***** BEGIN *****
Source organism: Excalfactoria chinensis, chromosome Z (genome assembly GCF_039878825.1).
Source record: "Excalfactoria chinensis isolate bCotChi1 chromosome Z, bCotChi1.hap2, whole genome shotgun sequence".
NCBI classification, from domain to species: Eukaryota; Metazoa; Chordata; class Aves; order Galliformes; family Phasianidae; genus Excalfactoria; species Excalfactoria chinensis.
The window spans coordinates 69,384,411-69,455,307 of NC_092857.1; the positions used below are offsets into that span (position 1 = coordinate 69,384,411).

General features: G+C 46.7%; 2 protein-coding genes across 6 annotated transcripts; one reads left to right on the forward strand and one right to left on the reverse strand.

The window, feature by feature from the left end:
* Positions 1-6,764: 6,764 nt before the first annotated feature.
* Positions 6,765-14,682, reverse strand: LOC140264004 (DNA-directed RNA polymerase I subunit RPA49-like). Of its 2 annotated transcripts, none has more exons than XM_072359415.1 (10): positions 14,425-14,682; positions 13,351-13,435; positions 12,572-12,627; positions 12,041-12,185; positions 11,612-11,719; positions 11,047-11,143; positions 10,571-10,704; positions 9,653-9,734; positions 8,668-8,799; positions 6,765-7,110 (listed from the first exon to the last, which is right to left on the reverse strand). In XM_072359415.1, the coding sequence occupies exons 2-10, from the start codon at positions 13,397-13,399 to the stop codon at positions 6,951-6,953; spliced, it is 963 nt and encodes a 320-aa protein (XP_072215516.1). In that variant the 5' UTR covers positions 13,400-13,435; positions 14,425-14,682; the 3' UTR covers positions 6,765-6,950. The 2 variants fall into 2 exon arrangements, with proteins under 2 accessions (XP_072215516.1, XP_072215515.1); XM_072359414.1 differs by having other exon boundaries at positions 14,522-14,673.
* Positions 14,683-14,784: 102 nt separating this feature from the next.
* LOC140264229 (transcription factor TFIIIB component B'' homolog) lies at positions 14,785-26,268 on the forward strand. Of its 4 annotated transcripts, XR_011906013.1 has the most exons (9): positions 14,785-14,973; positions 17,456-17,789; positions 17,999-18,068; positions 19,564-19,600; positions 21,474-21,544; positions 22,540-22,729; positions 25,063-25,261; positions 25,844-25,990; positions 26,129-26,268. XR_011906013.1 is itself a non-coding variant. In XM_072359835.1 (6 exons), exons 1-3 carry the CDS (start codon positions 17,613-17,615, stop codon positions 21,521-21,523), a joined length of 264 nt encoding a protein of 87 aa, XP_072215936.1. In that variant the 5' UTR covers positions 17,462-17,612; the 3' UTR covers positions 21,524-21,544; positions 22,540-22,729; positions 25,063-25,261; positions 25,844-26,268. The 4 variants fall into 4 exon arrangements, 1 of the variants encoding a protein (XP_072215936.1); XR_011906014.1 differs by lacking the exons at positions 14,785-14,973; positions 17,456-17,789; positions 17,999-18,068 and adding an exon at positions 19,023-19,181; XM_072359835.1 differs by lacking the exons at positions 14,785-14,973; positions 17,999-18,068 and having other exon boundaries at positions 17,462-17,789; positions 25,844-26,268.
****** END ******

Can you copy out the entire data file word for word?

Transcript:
Source organism: Excalfactoria chinensis, chromosome Z (genome assembly GCF_039878825.1).
Source record: "Excalfactoria chinensis isolate bCotChi1 chromosome Z, bCotChi1.hap2, whole genome shotgun sequence".
NCBI classification, from domain to species: Eukaryota; Metazoa; Chordata; class Aves; order Galliformes; family Phasianidae; genus Excalfactoria; species Excalfactoria chinensis.
The window spans coordinates 69,384,411-69,455,307 of NC_092857.1; the positions used below are offsets into that span (position 1 = coordinate 69,384,411).

General features: G+C 46.7%; 2 protein-coding genes across 6 annotated transcripts; one reads left to right on the forward strand and one right to left on the reverse strand.

The window, feature by feature from the left end:
* Positions 1-6,764: 6,764 nt before the first annotated feature.
* Positions 6,765-14,682, reverse strand: LOC140264004 (DNA-directed RNA polymerase I subunit RPA49-like). Of its 2 annotated transcripts, none has more exons than XM_072359415.1 (10): positions 14,425-14,682; positions 13,351-13,435; positions 12,572-12,627; positions 12,041-12,185; positions 11,612-11,719; positions 11,047-11,143; positions 10,571-10,704; positions 9,653-9,734; positions 8,668-8,799; positions 6,765-7,110 (listed from the first exon to the last, which is right to left on the reverse strand). In XM_072359415.1, the coding sequence occupies exons 2-10, from the start codon at positions 13,397-13,399 to the stop codon at positions 6,951-6,953; spliced, it is 963 nt and encodes a 320-aa protein (XP_072215516.1). In that variant the 5' UTR covers positions 13,400-13,435; positions 14,425-14,682; the 3' UTR covers positions 6,765-6,950. The 2 variants fall into 2 exon arrangements, with proteins under 2 accessions (XP_072215516.1, XP_072215515.1); XM_072359414.1 differs by having other exon boundaries at positions 14,522-14,673.
* Positions 14,683-14,784: 102 nt separating this feature from the next.
* LOC140264229 (transcription factor TFIIIB component B'' homolog) lies at positions 14,785-26,268 on the forward strand. Of its 4 annotated transcripts, XR_011906013.1 has the most exons (9): positions 14,785-14,973; positions 17,456-17,789; positions 17,999-18,068; positions 19,564-19,600; positions 21,474-21,544; positions 22,540-22,729; positions 25,063-25,261; positions 25,844-25,990; positions 26,129-26,268. XR_011906013.1 is itself a non-coding variant. In XM_072359835.1 (6 exons), exons 1-3 carry the CDS (start codon positions 17,613-17,615, stop codon positions 21,521-21,523), a joined length of 264 nt encoding a protein of 87 aa, XP_072215936.1. In that variant the 5' UTR covers positions 17,462-17,612; the 3' UTR covers positions 21,524-21,544; positions 22,540-22,729; positions 25,063-25,261; positions 25,844-26,268. The 4 variants fall into 4 exon arrangements, 1 of the variants encoding a protein (XP_072215936.1); XR_011906014.1 differs by lacking the exons at positions 14,785-14,973; positions 17,456-17,789; positions 17,999-18,068 and adding an exon at positions 19,023-19,181; XM_072359835.1 differs by lacking the exons at positions 14,785-14,973; positions 17,999-18,068 and having other exon boundaries at positions 17,462-17,789; positions 25,844-26,268.